If you read (and remembered!) what I wrote in last month’s magazine, you’ll know our church was re-applying for the Diocesan Disabled Church Award for another three years.
I’m pleased to say we were awarded this.
Three years ago we thought about how to make our church friendly for people with mobility issues. This time we had to think about how to make our church more accessible for people with anxiety, stress or any mental conditions affecting their life. We came up with four suggestions:
At the end of my letter I asked you if there were things we’d missed out. Very kindly someone emailed me and raised the following points which I will comment on. Let’s call this person Chris:
Is the “ peace or memorial” garden area accessible at all times, so someone could sit there in calmness and not be asked to move? When troubled, it’s often helpful just to sit and contemplate away from your own home surrounding. Yes, Chris, the memorial garden (this is what we call it) is open all the time, in fact it can’t be locked. Anyone is welcome to come and sit and be peaceful.
Set aside a corner area inside church, near the entrance, so someone may enter at any time, minimally disturbing the service. You don’t want heads turning to look at you coming in, it’s unnerving and uncomfortable.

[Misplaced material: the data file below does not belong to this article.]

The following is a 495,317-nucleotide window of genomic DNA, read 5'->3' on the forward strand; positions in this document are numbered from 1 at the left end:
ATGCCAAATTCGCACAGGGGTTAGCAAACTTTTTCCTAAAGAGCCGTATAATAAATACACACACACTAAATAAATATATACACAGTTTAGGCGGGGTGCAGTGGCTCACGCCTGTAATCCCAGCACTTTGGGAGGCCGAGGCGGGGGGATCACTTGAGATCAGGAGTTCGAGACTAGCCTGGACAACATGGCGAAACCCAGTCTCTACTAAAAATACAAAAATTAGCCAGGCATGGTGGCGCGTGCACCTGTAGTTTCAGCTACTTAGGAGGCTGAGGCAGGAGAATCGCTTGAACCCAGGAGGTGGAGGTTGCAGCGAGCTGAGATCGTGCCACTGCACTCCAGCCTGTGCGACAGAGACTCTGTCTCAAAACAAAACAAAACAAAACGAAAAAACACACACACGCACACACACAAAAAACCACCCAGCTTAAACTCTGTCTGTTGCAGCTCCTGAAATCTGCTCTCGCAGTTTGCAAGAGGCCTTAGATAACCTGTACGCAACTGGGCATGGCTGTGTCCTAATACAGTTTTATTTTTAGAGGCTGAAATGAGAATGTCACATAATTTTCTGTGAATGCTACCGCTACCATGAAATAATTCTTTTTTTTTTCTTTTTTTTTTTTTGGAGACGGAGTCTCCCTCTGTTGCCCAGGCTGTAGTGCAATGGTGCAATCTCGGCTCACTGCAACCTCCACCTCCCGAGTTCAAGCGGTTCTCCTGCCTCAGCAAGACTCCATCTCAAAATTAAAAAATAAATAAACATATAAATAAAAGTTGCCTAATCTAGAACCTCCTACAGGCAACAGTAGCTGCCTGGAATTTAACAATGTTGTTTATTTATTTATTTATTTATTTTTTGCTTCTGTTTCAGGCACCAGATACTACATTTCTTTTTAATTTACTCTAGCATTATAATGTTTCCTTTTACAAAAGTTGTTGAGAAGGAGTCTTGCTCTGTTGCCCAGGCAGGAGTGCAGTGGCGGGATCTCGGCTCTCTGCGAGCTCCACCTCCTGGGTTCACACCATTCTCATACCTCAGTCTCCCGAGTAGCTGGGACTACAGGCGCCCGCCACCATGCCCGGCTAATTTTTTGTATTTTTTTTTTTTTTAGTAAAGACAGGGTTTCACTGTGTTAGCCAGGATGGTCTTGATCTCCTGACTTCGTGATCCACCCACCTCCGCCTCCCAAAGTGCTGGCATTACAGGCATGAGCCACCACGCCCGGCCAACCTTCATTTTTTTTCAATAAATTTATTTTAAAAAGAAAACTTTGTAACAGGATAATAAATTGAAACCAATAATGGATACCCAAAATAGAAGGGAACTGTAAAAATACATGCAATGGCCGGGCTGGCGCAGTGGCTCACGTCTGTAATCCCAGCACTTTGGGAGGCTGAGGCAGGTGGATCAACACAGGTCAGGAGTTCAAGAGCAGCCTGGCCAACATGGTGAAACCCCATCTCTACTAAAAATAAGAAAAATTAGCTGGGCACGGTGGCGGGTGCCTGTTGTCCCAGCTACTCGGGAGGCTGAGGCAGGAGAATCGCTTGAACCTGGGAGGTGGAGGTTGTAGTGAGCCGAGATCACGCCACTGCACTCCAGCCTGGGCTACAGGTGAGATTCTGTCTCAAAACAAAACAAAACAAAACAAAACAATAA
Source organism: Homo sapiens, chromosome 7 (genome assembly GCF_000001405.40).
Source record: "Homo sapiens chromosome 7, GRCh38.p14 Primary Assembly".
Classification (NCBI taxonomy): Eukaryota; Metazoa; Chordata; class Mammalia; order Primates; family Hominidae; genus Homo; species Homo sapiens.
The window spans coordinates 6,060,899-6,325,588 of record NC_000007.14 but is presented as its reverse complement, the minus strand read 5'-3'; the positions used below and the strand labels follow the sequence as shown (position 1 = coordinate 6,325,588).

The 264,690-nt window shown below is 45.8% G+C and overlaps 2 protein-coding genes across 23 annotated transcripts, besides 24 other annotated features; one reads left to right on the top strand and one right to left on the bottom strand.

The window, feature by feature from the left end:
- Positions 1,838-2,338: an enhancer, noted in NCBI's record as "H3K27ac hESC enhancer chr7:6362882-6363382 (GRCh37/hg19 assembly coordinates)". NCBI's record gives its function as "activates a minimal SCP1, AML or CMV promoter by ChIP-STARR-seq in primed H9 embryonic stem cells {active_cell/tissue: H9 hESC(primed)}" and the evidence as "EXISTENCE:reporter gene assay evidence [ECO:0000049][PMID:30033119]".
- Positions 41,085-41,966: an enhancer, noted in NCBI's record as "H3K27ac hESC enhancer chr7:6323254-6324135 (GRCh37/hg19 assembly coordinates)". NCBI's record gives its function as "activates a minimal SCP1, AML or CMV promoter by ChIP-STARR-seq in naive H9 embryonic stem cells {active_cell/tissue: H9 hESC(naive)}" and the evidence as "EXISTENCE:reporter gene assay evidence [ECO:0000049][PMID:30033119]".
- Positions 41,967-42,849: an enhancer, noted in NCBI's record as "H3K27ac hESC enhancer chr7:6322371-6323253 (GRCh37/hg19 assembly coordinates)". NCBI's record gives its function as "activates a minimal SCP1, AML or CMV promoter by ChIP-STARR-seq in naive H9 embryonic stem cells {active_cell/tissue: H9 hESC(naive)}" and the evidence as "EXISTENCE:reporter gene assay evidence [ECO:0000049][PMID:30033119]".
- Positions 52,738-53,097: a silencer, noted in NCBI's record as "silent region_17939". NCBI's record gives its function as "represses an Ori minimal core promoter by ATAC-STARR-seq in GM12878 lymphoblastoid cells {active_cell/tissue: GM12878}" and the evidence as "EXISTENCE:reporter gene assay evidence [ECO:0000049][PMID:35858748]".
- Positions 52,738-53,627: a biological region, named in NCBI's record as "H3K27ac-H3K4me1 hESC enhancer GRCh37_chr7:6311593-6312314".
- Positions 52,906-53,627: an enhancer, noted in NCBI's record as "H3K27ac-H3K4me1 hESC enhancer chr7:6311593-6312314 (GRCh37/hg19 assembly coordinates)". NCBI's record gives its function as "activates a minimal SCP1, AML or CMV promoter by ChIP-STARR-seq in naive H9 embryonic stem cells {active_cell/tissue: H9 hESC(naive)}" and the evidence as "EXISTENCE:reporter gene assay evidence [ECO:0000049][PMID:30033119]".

Chris has a point here; going inside a church you don’t know very well isn’t easy. Just over ten years ago, my husband, also a Chris, went through a difficult time, and started going to another church. They had one corner near the door where new people could come and ‘try’ church. He says, he couldn’t have coped with lots of people speaking to him and this corner helped him attend church. St Stephen’s doesn’t have corners where there’s chairs but we do have a back row. St Stephen’s people how about leaving the back row free for new people ‘trying’ church?
If someone is feeling low or preoccupied they probably wouldn’t have money on them or be able necessarily to give much and feel embarrassed. Instead of having to give money in the collection moment, rather simply leave a box or vessel aside in church so people can give when able.
It’s worth knowing, that in Church these days, regulars often give money to the church by Direct Debit so many people don’t put money in the collection.
I think Jesus wanted the church to be inclusive, and not just be for worship, but be available for all those who feel they need support, whether it be spiritual, the physical company of others, practical advice, or just to be still and feel more rested and calm in order to take back some control over bad times. This would help someone feel stronger for going there and readier to cope.
Thank you Chris for sharing your thoughts.
It will help us when we further discuss this topic in September.
Are there anymore of you with ideas you’d like to share?
Do get in touch.
- Revd. Jan Ashton
Vicar of Hightown, Liverpool